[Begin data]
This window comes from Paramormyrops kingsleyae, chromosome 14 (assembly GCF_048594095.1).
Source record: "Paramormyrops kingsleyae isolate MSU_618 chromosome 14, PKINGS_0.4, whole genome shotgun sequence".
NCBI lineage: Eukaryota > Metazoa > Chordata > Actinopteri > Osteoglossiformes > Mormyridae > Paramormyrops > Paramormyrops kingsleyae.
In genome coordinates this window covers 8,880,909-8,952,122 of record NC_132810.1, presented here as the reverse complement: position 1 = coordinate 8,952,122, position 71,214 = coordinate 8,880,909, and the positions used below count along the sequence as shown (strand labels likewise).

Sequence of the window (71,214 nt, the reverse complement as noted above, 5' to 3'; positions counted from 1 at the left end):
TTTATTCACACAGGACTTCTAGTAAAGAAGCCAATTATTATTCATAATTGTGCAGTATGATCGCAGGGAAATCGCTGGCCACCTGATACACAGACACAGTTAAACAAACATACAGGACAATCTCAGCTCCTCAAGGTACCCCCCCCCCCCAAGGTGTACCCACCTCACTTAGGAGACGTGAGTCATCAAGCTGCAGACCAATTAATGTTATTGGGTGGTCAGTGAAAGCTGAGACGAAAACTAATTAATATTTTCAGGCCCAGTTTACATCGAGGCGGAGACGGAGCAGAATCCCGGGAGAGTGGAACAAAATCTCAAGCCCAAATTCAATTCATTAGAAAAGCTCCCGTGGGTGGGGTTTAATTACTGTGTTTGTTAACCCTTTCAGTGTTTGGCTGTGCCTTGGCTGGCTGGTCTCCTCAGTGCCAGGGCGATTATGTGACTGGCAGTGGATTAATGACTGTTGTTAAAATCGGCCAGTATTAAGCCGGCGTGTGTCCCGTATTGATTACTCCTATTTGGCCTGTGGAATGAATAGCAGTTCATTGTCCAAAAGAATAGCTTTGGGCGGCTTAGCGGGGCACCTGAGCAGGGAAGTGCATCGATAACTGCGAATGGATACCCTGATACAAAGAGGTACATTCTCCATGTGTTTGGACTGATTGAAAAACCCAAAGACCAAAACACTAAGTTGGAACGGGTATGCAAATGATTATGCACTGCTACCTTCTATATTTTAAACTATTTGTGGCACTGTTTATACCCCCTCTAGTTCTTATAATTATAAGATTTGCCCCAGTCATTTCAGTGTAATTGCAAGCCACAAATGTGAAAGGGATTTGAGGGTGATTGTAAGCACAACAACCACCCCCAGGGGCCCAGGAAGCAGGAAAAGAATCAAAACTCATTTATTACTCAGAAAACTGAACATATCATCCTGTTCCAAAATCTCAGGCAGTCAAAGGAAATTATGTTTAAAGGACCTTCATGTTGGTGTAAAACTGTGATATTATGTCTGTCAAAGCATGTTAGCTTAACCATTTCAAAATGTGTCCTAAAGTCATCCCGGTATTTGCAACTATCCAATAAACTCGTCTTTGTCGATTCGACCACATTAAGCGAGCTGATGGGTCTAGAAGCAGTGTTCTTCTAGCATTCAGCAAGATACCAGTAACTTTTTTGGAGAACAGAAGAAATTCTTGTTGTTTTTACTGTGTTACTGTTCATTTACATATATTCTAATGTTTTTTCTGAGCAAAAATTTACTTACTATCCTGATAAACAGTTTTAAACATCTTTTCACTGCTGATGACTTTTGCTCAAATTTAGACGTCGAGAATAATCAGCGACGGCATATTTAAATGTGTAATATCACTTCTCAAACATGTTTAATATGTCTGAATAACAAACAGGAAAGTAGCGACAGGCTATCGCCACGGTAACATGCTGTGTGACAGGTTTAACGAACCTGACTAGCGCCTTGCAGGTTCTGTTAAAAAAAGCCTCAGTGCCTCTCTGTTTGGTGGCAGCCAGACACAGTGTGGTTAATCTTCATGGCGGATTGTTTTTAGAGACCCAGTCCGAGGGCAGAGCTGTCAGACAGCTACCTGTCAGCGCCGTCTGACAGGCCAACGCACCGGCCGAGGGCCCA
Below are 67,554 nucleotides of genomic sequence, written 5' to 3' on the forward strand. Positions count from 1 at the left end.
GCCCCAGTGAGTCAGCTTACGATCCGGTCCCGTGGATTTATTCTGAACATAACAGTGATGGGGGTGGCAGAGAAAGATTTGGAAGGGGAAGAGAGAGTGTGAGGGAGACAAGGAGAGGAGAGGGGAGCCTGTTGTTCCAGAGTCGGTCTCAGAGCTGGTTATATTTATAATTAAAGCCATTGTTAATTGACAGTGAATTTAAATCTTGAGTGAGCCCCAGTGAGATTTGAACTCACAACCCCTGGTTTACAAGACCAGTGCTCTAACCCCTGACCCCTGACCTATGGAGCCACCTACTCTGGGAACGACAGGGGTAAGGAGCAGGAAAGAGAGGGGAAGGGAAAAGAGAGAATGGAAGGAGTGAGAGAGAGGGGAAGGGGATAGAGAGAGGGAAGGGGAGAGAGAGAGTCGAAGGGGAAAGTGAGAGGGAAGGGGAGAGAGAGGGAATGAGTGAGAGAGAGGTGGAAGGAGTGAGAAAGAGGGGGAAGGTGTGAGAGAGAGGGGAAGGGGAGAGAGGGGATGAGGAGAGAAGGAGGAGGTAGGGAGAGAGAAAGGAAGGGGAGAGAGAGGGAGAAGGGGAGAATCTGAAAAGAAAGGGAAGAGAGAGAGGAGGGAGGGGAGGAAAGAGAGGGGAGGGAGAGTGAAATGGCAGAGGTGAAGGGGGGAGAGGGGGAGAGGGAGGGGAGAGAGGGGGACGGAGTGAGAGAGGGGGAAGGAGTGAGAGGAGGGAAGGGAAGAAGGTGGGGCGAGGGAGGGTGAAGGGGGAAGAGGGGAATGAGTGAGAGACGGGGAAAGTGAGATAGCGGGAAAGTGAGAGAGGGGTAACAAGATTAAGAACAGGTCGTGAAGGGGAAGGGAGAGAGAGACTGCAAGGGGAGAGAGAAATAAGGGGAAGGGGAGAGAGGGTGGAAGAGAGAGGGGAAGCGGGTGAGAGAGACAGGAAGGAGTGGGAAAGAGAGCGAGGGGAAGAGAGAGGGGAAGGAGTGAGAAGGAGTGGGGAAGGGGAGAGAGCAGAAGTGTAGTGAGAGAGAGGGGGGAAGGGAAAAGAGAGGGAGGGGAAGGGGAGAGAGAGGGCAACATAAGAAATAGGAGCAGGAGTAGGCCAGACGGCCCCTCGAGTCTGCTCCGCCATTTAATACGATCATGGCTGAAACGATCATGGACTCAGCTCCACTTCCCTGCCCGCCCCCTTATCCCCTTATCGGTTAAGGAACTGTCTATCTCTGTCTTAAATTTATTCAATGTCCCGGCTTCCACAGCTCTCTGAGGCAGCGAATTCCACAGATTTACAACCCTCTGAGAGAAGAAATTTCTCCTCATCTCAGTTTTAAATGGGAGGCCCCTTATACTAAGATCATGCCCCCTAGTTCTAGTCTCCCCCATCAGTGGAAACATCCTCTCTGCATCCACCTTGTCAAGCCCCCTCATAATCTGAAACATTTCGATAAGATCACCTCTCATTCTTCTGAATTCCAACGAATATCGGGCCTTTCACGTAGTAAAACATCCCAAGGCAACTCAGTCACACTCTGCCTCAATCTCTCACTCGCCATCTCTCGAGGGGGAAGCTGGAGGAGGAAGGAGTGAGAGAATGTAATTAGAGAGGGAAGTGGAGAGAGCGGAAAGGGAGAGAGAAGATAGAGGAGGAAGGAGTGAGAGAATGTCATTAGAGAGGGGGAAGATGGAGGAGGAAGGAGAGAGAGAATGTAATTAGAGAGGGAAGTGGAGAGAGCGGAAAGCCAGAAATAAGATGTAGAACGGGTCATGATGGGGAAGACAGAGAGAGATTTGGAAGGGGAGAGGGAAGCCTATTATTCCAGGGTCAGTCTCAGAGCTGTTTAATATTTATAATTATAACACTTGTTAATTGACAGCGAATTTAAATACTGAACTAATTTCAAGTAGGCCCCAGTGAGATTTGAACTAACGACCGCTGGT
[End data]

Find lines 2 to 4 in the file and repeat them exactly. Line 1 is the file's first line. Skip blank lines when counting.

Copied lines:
Source record: "Paramormyrops kingsleyae isolate MSU_618 chromosome 14, PKINGS_0.4, whole genome shotgun sequence".
NCBI lineage: Eukaryota > Metazoa > Chordata > Actinopteri > Osteoglossiformes > Mormyridae > Paramormyrops > Paramormyrops kingsleyae.
In genome coordinates this window covers 8,880,909-8,952,122 of record NC_132810.1, presented here as the reverse complement: position 1 = coordinate 8,952,122, position 71,214 = coordinate 8,880,909, and the positions used below count along the sequence as shown (strand labels likewise).